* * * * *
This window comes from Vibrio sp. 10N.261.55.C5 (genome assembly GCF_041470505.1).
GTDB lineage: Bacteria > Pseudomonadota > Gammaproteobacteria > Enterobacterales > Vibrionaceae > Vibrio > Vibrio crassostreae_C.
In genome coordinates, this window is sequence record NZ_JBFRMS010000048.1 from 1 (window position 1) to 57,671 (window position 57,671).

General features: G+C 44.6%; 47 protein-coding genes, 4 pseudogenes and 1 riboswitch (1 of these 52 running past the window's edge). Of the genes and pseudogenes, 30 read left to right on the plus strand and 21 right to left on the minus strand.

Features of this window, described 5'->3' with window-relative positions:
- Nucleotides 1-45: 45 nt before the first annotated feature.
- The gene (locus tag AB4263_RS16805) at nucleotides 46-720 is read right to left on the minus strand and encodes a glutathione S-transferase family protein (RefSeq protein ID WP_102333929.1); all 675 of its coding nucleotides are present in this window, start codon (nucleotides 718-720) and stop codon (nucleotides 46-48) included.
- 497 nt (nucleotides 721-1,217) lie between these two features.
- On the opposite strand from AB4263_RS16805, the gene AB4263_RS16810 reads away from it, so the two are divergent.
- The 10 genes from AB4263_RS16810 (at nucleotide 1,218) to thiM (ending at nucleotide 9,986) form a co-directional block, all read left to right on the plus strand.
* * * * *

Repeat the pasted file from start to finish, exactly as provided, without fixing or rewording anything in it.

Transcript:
This window comes from Vibrio sp. 10N.261.55.C5 (genome assembly GCF_041470505.1).
GTDB lineage: Bacteria > Pseudomonadota > Gammaproteobacteria > Enterobacterales > Vibrionaceae > Vibrio > Vibrio crassostreae_C.
In genome coordinates, this window is sequence record NZ_JBFRMS010000048.1 from 1 (window position 1) to 57,671 (window position 57,671).

General features: G+C 44.6%; 47 protein-coding genes, 4 pseudogenes and 1 riboswitch (1 of these 52 running past the window's edge). Of the genes and pseudogenes, 30 read left to right on the plus strand and 21 right to left on the minus strand.

Features of this window, described 5'->3' with window-relative positions:
- Nucleotides 1-45: 45 nt before the first annotated feature.
- The gene (locus tag AB4263_RS16805) at nucleotides 46-720 is read right to left on the minus strand and encodes a glutathione S-transferase family protein (RefSeq protein ID WP_102333929.1); all 675 of its coding nucleotides are present in this window, start codon (nucleotides 718-720) and stop codon (nucleotides 46-48) included.
- 497 nt (nucleotides 721-1,217) lie between these two features.
- On the opposite strand from AB4263_RS16805, the gene AB4263_RS16810 reads away from it, so the two are divergent.
- The 10 genes from AB4263_RS16810 (at nucleotide 1,218) to thiM (ending at nucleotide 9,986) form a co-directional block, all read left to right on the plus strand.